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October 7, 2014

RE:  October is Cyber Security Month

Dear Mayor:

October is National Cyber Security Month.  Today, Internet technology is infused in our work and personal lives.  Yet, the technology is still young and there are many opportunities for its misuse.  From hackers trying to steal data or disrupt your business activities, to social media users of all ages not understanding the risks to personal privacy and reputation, cyber security is something that affects all of us.

Each year, the country’s technology security organizations join together and designate October as Cyber Security month and urges organizations and the public to become educated about cyber security risks and how to protect themselves from them.

Through the League’s partnership with NJ-GMIS, New Jersey’s organization of government technology leaders, we would like to provide you some resources for your organizations and actions you and your municipality can take to promote cyber security in your community.

The following is an extensive list of actions, resources, and opportunities.  We encourage you to review them and decide what makes sense for you to promote to your organization and your community. 

  1. Take formal, public action to recognize the importance of Cyber Security Month.  This link is to a template proclamation/resolution you can adapt to your needs: WORD or PDF Feel free to post any of this information on your website or Facebook page if you have one.

  2. A number of organizations, including the federal Department of Homeland Security, MS-ISAC (a federally supported partnership of state and local government cyber security managers) and the New Jersey Office of Homeland Security has developed information and promotional resources that can be used to meet the needs of your community.  A key element is the “Stop, Think, Connect” program.  Take a look at these websites for information from these organizations, share it with your staff, and see what makes sense for your organization to support or promote:

    • http://www.stcguide.com - this new federally coordinated site has information that covers a wide rage of subjects for the public.  It includes targeted information for different groups, including law enforcement, senior citizen programs, parents, teenagers, and small businesses.  The site for the general public is www.stopthinkconnect.org.

    • www.nj.gov/njinfosecure/awareness/  - this is New Jersey’s InfoSecure website, coordinated by the State’s homeland security and technology agencies.  It links to documents that cover a wide rage of computer technology applications and individual behavior.  Many of them were prepared by MS-ISAC.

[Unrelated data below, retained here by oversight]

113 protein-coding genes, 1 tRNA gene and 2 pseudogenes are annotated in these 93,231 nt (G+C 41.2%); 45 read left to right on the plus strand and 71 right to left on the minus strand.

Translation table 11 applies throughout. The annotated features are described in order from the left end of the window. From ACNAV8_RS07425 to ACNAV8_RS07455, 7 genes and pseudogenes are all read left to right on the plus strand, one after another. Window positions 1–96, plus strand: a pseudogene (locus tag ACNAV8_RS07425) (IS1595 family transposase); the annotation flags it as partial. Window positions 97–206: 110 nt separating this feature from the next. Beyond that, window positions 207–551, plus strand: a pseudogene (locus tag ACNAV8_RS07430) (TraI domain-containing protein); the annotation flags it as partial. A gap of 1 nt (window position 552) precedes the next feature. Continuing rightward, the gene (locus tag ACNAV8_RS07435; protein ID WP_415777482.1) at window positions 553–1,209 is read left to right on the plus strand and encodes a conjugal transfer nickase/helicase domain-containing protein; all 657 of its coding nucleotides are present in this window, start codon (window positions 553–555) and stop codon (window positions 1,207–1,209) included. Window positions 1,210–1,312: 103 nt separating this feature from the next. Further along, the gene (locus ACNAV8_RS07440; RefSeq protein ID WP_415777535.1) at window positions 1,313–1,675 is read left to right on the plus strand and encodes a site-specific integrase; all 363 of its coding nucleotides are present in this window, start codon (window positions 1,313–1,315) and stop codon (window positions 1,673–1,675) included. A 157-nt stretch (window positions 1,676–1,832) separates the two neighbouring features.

• Find out more about MS-ISAC at http://msisac.cisecurity.org.  Their 2014 Cyber Security Month webpage has material that can be downloaded, emailed, branded with your logo then printed for distribution, and other opportunities.  MS-ISAC is a federally funded research center that provides advice and guidance on cyber security risks, and offers free membership to local governments that manage their own computer networks.  Check out their resources which include calendars, posters, and toolkits at http://msisac.cisecurity.org/resources/toolkit/Oct14/index.cfm 

  3. Provide your employees a primer about cyber security.  Download and forward to all your managers this “Getting Started” pamphlet: http://msisac.cisecurity.org/resources/toolkit/oct13/documents/Getting_Started_Print.pdf

  4. To take another step, take the Cyber Identity quiz.  Anyone can take it to get a sense of their online identity risk: http://staysafeonline.org/stay-safe-online/resources/online-identity-risk-calculator 

What else can you do?  You can promote Cyber Security by posting links to some of the material on your website, and if you support them, your Facebook page, and Twitter feeds.  You can also promote the program resources to organizations in your municipality.

NJ-GMIS members are supporting the League with technology sessions at our Annual Conference next month.  And if you have questions about your technology, NJ-GMIS now serves as the League’s technology management support organization; you can contact them with questions at njgmis@njgmis.org.

Finally, if your organization maintains its own computer network, consider joining NJ-GMIS.  It’s the organization for the people that manage local government information technology systems.  It connects your staff to government technologists in New Jersey and around the country with support and resources to help solve technology problems.  More information is available at www.njgmis.org.

We hope you find this information helpful.  And let us know what you do.  Drop NJ-GMIS a note at njgmis@njgmis.org summarizing your activities so we can promote it later.

Very truly yours,

William G. Dressel, Jr.
Executive Director

 

 

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